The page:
The majority, under the pen of Justice Scalia, held as follows:
“No contrary congressional command requires us to reject the waiver of class arbitration here. Respondents argue that requiring them to litigate their claims individually— as they contracted to do—would contravene the policies of the antitrust laws. But the antitrust laws do not guarantee an affordable procedural path to the vindication of every claim.”
[…] [T]he fact that it is not worth the expense involved in proving a statutory remedy does not constitute the elimination of the right to pursue that remedy. […] The class-action waiver merely limits arbitration to the two contracting parties. It no more eliminates those parties’ right to pursue their statutory remedy than did federal law before its adoption of the class action for legal relief in 1938 […]. Or, to put it differently, the individual suit that was considered adequate to assure “effective vindication” of a federal right before adoption of class-action procedures did not suddenly become “ineffective vindication” upon their adoption.”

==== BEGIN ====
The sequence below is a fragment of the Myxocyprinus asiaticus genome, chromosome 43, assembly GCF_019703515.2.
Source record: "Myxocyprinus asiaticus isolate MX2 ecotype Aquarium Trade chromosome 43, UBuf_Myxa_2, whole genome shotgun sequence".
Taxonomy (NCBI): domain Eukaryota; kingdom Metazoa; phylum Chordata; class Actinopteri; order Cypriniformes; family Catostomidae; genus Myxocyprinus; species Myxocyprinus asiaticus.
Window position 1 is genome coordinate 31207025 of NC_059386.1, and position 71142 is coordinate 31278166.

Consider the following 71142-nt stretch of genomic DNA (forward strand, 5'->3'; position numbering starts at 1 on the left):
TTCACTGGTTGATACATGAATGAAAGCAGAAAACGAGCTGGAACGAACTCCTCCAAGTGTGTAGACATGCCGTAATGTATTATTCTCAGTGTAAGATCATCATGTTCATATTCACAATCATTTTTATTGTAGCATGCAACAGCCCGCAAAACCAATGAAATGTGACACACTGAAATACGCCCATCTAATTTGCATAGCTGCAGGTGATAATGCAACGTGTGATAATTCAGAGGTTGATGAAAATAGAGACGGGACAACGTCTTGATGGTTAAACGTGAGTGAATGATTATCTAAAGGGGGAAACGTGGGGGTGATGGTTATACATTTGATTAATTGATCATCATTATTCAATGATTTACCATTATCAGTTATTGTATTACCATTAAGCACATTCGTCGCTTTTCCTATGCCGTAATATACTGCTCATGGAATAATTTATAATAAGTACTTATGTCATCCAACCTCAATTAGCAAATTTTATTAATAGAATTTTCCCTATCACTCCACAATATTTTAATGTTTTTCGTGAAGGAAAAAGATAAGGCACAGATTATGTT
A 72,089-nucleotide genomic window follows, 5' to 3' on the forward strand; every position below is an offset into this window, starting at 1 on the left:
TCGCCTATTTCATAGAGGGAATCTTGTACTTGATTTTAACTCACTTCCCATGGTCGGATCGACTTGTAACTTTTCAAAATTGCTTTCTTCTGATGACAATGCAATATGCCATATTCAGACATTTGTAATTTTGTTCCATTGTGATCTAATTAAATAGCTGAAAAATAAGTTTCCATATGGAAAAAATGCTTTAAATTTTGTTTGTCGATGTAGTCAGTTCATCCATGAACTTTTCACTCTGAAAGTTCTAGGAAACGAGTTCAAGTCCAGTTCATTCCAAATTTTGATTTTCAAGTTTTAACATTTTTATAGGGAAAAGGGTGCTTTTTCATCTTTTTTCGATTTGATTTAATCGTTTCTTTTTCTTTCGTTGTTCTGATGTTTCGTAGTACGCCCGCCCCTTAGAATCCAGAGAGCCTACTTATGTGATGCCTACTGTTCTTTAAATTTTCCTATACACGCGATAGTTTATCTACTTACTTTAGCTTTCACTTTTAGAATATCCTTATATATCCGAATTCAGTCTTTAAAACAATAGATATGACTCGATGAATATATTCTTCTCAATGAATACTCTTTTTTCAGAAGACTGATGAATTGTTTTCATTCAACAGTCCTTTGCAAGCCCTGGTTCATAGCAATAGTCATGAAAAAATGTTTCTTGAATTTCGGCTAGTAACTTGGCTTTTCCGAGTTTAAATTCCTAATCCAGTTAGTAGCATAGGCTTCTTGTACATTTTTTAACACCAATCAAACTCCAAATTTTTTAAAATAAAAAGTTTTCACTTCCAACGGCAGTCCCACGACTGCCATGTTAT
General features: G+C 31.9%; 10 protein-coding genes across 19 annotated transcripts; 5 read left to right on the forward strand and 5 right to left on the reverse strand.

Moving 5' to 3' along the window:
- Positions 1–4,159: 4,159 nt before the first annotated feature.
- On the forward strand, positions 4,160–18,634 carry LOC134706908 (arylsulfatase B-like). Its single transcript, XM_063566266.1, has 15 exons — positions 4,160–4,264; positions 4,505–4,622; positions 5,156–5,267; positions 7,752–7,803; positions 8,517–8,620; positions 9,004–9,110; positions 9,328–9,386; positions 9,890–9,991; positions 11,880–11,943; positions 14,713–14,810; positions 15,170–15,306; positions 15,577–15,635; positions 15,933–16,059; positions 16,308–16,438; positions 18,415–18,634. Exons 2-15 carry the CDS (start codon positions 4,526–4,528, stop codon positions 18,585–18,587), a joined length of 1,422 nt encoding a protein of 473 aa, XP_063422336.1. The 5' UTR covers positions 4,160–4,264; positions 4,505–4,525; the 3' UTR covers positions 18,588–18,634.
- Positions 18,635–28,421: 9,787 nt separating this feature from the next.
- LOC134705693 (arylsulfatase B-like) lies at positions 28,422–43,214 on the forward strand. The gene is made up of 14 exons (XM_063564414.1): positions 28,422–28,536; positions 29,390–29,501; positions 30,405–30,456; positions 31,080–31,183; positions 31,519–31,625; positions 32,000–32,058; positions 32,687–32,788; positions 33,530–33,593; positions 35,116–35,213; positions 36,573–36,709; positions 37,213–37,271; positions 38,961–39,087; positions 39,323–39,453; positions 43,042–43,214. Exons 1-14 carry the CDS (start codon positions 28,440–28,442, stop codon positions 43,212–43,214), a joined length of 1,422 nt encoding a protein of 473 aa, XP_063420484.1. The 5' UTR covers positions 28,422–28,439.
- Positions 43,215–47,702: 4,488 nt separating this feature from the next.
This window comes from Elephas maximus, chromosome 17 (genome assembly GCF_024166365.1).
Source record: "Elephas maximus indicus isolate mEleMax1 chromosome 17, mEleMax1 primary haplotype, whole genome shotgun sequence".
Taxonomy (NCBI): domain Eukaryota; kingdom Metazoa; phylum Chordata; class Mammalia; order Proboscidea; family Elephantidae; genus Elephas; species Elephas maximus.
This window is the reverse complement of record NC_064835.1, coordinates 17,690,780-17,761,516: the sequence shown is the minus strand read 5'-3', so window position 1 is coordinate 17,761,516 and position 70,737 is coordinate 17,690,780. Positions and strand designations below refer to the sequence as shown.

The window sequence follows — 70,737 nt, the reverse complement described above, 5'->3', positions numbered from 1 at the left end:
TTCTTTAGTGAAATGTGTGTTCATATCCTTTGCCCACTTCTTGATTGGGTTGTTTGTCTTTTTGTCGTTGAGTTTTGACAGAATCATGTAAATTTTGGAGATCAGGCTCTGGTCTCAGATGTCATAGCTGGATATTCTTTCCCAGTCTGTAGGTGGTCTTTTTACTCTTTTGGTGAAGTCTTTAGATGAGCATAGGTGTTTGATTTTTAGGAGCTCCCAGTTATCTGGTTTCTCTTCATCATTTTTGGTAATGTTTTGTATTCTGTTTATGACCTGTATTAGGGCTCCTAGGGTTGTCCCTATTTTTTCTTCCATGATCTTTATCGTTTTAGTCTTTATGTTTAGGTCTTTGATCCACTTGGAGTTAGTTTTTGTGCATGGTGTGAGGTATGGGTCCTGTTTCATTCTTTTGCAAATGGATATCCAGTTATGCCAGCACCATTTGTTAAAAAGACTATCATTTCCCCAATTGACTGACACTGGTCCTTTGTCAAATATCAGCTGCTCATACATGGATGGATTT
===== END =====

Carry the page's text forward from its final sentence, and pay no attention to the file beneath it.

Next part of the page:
The dissenting justices, under the pen of Justice Kagan, were not kind to the majority in stating the following:
“And here is the nutshell version of today’s opinion, admirably flaunted rather than camouflaged: Too darn bad.”
They held, in short, that:
“[…] the expense involved in proving the claim in arbitration is ten times what Italian Colors could hope to gain, even in a best-case scenario. That counts as a “prohibitive” cost, in Randolph’s terminology, if anything does. No rational actor would bring a claim worth tens of thousands of dollars if doing so meant incurring costs in the hundreds of thousands.
When an arbitration agreement prevents the effective vindication of federal rights, a party may go to court.”
The virtues of commercial arbitration have been recognized and welcomed by the Supreme Court of Canada, such that courts have gone from avoiding arbitration, and seeing it as contrary to public order and the proper administration of justice, to embracing it as a legitimate vehicle for fostering access to justice (except in a consumer protection context, where many legislators – Quebec, Ontario, Alberta, and British Columbia- have intervened to prohibit arbitration and waiver of class action clauses).